New York Court of Appeals Says Judge Cannot Instruct on Lesser Included Offense Over Defense Objection

On October 23, 2012, New York’s highest court held that defense counsel has the ultimate authority in making the strategic decision whether the request lesser-included-offense jury instructions, and that the trial judge’s decision not to give lesser include offense instructions that defense counsel requested because the defendant objected was error requiring a new trial.  People v. Colville, No. 161, 2012 NY Slip Op 07047.  The appellate court refused to find the error harmless. The Court held that "that the decision whether to seek a jury charge on lesser-included offenses is a matter of strategy and tactics which ultimately rests with defense counsel." Thus, the Court held it was reversible error for the trial court to refuse to charge lesser offenses as requested by counsel " because defendant objected." The majority, noting that this was the near unanimous position of other courts, rejected the District Attorney's argument that the decision as to whether to request a lesser offense was a fundamental one to be made by the defendant, such as the decision as to whether to enter a guilty plea , or to request consideration of an affirmative defense.
 

Michigan Defense Counsel Reform Moves Forward

There is an old lawyer’s joke that the “two things you never want to see how they are made are law and sausages.” The joke applies mostly to legislation (rather than litigation) where there is horse trading to get legislation through and get opponents to back down. HB5804 is the prime example. Most parties (prosecutors, defense counsel, and courts) agree that our current system is “broke,” but can’t agree on the fix or who is going to pay for the fix.

HB5804 is designed to increase the quality of representation, but has had to yield to various needs. Just as the bill was on the verging of passing, the Michigan Attorney General’s Office attempted to derail the bill. They argued that because most ineffective assistance of counsel challenges fail, there is no problem. The Sixth Amendment Center has a
nice piece on the bill, the Attorney General’s 11th hour efforts to derail this bipartisan effort and what is wrong with their position.

Indigent Defense Bill Introduced

In this year of partisan bickering, it is rare to see both party’s agree to anything. A rarely-seen majority of Michigan House Representatives from both sides of the aisle introduced sweeping reform legislation on August 15, 2012, to transform the state’s broken and underfunded indigent defense system. This bill focuses on trial level representation. (Juvenileand appellate representation are not part of it). HB 5804 was co-sponsored by 38 Republicans and 37 Democrats. State Representative Tom McMillin (R – District 45) which tracks the Governor’s recommendation. For more information, click here.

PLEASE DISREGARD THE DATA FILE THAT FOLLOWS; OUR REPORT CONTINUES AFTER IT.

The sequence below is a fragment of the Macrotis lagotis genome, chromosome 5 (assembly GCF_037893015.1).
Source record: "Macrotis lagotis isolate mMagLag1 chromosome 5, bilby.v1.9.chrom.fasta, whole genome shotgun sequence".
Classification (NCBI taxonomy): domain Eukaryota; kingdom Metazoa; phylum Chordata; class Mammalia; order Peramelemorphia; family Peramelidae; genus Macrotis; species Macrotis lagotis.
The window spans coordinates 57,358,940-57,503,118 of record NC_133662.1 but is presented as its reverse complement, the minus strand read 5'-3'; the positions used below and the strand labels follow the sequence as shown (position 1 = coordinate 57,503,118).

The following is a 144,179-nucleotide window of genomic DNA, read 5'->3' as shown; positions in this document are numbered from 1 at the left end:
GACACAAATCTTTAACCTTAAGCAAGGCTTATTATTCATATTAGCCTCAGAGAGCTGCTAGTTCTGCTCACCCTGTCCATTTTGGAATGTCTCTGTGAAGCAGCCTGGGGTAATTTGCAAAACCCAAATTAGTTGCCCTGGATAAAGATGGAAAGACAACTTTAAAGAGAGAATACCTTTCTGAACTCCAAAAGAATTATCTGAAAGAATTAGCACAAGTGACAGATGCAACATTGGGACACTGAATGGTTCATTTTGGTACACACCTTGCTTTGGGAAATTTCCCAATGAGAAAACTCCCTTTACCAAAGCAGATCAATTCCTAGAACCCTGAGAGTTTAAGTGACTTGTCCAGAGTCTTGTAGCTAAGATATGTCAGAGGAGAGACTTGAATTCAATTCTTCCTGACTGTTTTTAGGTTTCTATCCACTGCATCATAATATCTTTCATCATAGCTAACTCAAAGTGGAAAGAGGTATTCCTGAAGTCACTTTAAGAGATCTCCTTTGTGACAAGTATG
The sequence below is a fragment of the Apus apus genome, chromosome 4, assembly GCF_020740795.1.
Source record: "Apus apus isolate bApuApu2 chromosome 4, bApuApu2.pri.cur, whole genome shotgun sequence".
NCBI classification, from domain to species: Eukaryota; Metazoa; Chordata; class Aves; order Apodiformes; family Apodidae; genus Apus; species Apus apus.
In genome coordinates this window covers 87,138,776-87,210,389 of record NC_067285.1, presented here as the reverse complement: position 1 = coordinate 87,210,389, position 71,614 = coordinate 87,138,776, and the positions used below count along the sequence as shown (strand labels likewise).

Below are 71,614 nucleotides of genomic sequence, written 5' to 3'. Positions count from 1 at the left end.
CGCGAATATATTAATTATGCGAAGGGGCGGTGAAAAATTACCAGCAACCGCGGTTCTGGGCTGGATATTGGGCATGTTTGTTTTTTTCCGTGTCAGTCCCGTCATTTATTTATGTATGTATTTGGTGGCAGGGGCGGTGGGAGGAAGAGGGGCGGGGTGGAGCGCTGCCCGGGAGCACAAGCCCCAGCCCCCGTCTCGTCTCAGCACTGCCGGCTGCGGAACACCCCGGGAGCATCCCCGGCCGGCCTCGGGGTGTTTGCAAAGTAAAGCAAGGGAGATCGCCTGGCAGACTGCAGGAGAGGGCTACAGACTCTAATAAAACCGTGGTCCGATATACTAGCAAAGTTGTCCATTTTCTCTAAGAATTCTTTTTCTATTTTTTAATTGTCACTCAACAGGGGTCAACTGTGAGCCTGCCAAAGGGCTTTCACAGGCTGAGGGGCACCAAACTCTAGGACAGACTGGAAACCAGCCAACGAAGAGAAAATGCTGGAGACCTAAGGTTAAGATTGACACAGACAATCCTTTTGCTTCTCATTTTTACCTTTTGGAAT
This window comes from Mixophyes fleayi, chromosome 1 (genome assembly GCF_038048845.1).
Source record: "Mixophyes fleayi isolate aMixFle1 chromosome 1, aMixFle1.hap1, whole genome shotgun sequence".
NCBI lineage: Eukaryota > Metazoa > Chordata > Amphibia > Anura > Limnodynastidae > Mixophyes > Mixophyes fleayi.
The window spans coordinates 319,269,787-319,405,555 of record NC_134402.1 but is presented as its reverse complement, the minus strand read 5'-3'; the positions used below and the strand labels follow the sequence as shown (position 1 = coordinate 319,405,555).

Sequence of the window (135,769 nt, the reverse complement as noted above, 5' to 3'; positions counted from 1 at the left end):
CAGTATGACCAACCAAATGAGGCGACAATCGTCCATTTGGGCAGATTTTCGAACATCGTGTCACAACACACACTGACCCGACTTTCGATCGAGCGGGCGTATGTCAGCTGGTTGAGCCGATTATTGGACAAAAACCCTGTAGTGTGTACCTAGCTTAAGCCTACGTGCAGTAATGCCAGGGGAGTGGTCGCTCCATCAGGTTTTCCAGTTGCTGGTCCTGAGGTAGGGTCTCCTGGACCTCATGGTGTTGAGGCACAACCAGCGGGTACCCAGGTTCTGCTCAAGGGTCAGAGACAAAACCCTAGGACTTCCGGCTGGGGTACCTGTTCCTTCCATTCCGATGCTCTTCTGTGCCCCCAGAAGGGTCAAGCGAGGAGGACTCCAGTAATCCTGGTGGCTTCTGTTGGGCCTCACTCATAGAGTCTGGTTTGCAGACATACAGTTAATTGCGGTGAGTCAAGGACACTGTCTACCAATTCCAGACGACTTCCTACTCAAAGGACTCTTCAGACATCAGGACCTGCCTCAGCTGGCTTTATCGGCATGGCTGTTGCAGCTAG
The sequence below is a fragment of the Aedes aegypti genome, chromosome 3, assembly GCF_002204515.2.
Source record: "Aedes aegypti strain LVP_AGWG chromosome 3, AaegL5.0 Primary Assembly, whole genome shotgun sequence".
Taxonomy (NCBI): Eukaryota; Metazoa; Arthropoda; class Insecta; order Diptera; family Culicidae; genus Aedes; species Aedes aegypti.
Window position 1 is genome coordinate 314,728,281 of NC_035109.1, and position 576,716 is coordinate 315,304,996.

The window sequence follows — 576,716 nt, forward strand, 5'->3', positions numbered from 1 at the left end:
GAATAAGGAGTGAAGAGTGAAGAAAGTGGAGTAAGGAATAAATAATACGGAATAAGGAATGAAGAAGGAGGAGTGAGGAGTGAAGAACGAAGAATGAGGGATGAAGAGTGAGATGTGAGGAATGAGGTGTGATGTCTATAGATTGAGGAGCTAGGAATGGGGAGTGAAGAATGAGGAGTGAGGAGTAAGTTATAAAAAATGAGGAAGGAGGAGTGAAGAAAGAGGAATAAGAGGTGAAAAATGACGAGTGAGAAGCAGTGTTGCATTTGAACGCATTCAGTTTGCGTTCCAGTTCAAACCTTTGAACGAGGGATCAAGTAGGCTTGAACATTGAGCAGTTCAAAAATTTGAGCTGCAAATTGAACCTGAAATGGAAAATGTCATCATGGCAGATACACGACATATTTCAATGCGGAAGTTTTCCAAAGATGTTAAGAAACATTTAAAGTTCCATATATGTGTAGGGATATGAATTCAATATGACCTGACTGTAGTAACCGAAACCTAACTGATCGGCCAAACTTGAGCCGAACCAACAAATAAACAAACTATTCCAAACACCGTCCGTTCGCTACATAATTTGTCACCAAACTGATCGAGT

Maryland's High Court Extends Right to Counsel to Initial Bail Hearing

This Friday’s CBC’s news documentary “The Fifth Estate” focuses on Shaken Baby Syndrome and the problems with it. I found it troubling that Canada and the United Kingdom candidly acknowledge that this syndrome is flawed and that innocents have been swept up in it. Mean while on my side of the border, with the exception of the Edmunds decision out of Wisconsin, there is no standing higher level appellate court upholding the a Daubert challenge to the same. I have to wonder if the now discredited expert (Dr. Charles Smith) was testifying on my side of the border whether he would still be testifying to this “science.”

Michigan Legislature Considers Public Defense Overhall

Yesterday, Judge Kumar of the Oakland County Circuit Court put a stop to a practice that many District Court Judges throughout the state are doing. Prosecuting college students under the age of 21 for minor in possession has become the latest rage in District Courts. Daniel Sowell was a student at Oakland University who pled guilty without counsel to minor in possession. He was sentenced to eighteen months probation. The District Court sentenced Mr. Sowell to an eight day jail sentence sentence in the Oakland County Jail’s WWAM program. Judge Kumar of the Oakland County Circuit Court reversed the ruling stating that jail was not statutorily authorized for MIP violations. People v Sowell, Oakland Circuit No. 09-DA-9011-AR.
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SCOTUS Allows Impeachment with Statements Taken in Violation of Sixth Amendment Right to Counsel

Statements taken in violation of the Sixth Amendment right to counsel are inadmissible as part of the state’s substantive case against an accused, but should they be admissibile for impeachment purposes. The Court had previously ruled that statements taken in violation of the Fifth Amendment right to remain silent could be admitted at trial. Unfortunately, the Court recently extended this to include statements taken in violation of the Sixth Amendment. Kansas v Vetris, SCOTUS No. 07-1356 For a detailed criticism of the court’s ruling, check out Professor Mark Godsey’s blog here and here.

Federal Defender's Can Represent State Capital Defendants in Clemency Proceedings

The federal statute, 28 USC 2253, that requires state prisoners to obtain a certificate of appealability before challenging a district court ruling in habeas corpus proceedings does not apply to appeals of orders denying requests for federally appointed counsel. The statute governs only final orders that dispose of a habeas corpus proceeding's merits. Federally appointed counsel are authorized to represent clients in state clemency proceedings and are entitled to compensation for that representation. Harbison v Bell, SCOTUS No 07-8521.

Michigan Supreme Court Again Rejects Halbert Retroactivity